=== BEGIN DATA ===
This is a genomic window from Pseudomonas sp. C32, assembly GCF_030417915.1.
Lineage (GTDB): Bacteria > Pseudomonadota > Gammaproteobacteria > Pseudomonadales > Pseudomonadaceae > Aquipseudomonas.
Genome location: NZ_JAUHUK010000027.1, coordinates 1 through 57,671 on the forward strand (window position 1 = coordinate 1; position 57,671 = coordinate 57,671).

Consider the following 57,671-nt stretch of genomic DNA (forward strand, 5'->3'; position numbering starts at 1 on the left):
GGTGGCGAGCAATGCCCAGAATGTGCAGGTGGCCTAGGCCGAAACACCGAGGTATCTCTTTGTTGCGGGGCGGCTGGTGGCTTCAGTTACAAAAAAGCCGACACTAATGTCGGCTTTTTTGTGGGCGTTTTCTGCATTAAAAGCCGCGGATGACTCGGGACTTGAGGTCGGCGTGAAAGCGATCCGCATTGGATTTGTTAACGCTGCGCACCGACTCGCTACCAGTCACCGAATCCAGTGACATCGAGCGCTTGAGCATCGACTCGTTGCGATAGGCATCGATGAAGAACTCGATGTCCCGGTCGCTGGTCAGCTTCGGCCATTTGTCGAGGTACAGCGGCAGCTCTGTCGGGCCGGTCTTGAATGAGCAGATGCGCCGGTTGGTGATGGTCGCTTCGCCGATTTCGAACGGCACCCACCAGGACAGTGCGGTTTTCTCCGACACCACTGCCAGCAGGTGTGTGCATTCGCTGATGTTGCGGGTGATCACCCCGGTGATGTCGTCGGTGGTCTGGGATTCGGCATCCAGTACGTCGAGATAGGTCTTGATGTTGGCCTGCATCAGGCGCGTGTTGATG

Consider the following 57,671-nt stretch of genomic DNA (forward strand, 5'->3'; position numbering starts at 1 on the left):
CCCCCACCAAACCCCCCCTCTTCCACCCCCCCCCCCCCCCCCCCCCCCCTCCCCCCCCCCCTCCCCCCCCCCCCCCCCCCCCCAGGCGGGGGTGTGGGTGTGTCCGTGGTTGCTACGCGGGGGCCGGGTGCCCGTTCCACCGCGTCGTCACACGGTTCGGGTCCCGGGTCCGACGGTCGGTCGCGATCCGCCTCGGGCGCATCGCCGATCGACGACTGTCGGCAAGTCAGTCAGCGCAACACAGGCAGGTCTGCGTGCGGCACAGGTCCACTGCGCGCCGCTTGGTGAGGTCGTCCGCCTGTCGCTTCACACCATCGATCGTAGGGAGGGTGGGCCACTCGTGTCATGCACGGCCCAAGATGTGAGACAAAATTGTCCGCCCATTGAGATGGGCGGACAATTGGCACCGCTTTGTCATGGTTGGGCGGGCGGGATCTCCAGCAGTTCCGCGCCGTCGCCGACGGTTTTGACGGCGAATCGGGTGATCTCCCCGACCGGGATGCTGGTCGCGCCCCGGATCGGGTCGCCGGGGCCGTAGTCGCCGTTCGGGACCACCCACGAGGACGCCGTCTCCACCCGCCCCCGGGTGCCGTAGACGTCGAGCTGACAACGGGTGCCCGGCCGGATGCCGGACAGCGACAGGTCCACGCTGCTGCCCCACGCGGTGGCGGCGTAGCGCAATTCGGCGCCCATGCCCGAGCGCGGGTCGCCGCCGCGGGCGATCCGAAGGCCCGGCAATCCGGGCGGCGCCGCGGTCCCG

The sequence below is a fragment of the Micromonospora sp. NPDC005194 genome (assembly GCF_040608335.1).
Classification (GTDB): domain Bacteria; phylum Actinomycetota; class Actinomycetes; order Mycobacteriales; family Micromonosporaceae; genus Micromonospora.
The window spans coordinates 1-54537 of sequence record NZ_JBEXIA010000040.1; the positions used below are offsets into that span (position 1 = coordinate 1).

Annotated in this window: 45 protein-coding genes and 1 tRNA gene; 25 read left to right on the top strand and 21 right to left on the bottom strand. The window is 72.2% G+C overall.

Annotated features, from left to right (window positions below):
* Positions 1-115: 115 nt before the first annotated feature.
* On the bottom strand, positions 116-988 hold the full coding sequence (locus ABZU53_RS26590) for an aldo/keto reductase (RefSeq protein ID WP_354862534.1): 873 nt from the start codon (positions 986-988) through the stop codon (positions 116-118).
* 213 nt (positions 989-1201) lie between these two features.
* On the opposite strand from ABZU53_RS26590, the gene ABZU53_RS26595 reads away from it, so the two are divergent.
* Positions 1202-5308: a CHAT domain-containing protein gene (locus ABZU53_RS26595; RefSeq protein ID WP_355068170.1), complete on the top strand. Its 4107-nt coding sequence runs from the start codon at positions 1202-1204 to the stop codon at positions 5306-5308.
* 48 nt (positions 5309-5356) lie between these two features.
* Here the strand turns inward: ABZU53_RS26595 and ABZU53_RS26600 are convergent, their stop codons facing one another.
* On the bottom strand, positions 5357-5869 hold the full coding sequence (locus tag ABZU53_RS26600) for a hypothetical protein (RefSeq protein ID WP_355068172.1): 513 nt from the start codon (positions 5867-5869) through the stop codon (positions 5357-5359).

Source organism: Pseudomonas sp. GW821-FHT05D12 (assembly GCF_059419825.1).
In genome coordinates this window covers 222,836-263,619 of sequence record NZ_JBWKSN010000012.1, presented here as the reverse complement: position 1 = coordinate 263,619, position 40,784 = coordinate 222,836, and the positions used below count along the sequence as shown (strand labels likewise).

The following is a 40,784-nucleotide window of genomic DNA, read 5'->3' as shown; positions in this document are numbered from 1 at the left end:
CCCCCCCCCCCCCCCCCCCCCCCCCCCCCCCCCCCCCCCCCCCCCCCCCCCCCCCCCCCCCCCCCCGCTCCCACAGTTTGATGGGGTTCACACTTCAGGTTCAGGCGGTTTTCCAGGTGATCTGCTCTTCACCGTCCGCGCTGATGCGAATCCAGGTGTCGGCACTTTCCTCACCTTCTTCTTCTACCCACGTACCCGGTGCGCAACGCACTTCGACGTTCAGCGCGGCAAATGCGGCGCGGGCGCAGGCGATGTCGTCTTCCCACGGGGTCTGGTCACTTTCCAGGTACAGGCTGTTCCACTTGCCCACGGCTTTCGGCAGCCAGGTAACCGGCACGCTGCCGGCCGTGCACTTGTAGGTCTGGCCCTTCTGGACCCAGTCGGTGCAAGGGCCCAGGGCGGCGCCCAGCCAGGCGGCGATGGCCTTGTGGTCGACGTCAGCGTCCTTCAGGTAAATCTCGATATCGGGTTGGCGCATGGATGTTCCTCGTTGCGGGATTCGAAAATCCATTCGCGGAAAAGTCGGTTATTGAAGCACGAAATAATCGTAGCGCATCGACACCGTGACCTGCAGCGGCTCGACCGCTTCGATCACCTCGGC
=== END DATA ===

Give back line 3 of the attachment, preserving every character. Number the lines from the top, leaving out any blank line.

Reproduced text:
Genome location: NZ_JAUHUK010000027.1, coordinates 1 through 57,671 on the forward strand (window position 1 = coordinate 1; position 57,671 = coordinate 57,671).